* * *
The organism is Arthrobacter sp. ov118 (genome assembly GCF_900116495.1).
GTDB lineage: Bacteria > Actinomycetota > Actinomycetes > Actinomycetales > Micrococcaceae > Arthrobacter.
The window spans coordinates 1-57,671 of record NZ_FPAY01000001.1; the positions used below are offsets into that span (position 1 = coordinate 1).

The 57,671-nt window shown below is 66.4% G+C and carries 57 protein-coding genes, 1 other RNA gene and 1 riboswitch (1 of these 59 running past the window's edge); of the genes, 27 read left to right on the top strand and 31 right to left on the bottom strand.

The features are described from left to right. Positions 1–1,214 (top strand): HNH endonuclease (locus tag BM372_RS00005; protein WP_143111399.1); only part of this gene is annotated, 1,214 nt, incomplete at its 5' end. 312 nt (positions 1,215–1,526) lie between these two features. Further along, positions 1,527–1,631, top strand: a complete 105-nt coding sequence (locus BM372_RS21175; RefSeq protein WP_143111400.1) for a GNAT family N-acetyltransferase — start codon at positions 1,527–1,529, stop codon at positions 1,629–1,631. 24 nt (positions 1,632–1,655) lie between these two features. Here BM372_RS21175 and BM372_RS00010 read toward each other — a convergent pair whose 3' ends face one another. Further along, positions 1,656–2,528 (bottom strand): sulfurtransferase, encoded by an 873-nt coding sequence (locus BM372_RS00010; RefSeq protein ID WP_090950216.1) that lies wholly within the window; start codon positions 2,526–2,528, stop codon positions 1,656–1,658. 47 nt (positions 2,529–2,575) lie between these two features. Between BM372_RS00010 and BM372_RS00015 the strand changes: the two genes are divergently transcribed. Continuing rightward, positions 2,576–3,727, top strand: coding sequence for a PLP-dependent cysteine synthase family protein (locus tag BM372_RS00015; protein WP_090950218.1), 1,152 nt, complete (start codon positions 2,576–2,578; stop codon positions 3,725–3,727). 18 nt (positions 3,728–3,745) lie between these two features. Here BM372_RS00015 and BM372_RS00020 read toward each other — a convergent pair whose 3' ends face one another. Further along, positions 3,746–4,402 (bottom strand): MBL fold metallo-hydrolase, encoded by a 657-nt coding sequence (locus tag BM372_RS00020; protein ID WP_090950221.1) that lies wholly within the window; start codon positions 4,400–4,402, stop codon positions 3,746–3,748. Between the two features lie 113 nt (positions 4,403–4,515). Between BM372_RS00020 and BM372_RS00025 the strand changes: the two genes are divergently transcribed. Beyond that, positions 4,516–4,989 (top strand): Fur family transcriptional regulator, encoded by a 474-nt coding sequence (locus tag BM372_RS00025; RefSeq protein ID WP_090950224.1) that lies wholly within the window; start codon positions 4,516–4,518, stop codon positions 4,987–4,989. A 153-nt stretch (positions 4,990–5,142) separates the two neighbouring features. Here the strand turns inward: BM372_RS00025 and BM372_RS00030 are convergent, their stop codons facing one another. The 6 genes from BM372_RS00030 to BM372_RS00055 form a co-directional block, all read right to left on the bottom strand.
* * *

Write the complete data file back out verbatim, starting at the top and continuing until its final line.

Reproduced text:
The organism is Arthrobacter sp. ov118 (genome assembly GCF_900116495.1).
GTDB lineage: Bacteria > Actinomycetota > Actinomycetes > Actinomycetales > Micrococcaceae > Arthrobacter.
The window spans coordinates 1-57,671 of record NZ_FPAY01000001.1; the positions used below are offsets into that span (position 1 = coordinate 1).

The 57,671-nt window shown below is 66.4% G+C and carries 57 protein-coding genes, 1 other RNA gene and 1 riboswitch (1 of these 59 running past the window's edge); of the genes, 27 read left to right on the top strand and 31 right to left on the bottom strand.

The features are described from left to right. Positions 1–1,214 (top strand): HNH endonuclease (locus tag BM372_RS00005; protein WP_143111399.1); only part of this gene is annotated, 1,214 nt, incomplete at its 5' end. 312 nt (positions 1,215–1,526) lie between these two features. Further along, positions 1,527–1,631, top strand: a complete 105-nt coding sequence (locus BM372_RS21175; RefSeq protein WP_143111400.1) for a GNAT family N-acetyltransferase — start codon at positions 1,527–1,529, stop codon at positions 1,629–1,631. 24 nt (positions 1,632–1,655) lie between these two features. Here BM372_RS21175 and BM372_RS00010 read toward each other — a convergent pair whose 3' ends face one another. Further along, positions 1,656–2,528 (bottom strand): sulfurtransferase, encoded by an 873-nt coding sequence (locus BM372_RS00010; RefSeq protein ID WP_090950216.1) that lies wholly within the window; start codon positions 2,526–2,528, stop codon positions 1,656–1,658. 47 nt (positions 2,529–2,575) lie between these two features. Between BM372_RS00010 and BM372_RS00015 the strand changes: the two genes are divergently transcribed. Continuing rightward, positions 2,576–3,727, top strand: coding sequence for a PLP-dependent cysteine synthase family protein (locus tag BM372_RS00015; protein WP_090950218.1), 1,152 nt, complete (start codon positions 2,576–2,578; stop codon positions 3,725–3,727). 18 nt (positions 3,728–3,745) lie between these two features. Here BM372_RS00015 and BM372_RS00020 read toward each other — a convergent pair whose 3' ends face one another. Further along, positions 3,746–4,402 (bottom strand): MBL fold metallo-hydrolase, encoded by a 657-nt coding sequence (locus tag BM372_RS00020; protein ID WP_090950221.1) that lies wholly within the window; start codon positions 4,400–4,402, stop codon positions 3,746–3,748. Between the two features lie 113 nt (positions 4,403–4,515). Between BM372_RS00020 and BM372_RS00025 the strand changes: the two genes are divergently transcribed. Beyond that, positions 4,516–4,989 (top strand): Fur family transcriptional regulator, encoded by a 474-nt coding sequence (locus tag BM372_RS00025; RefSeq protein ID WP_090950224.1) that lies wholly within the window; start codon positions 4,516–4,518, stop codon positions 4,987–4,989. A 153-nt stretch (positions 4,990–5,142) separates the two neighbouring features. Here the strand turns inward: BM372_RS00025 and BM372_RS00030 are convergent, their stop codons facing one another. The 6 genes from BM372_RS00030 to BM372_RS00055 form a co-directional block, all read right to left on the bottom strand.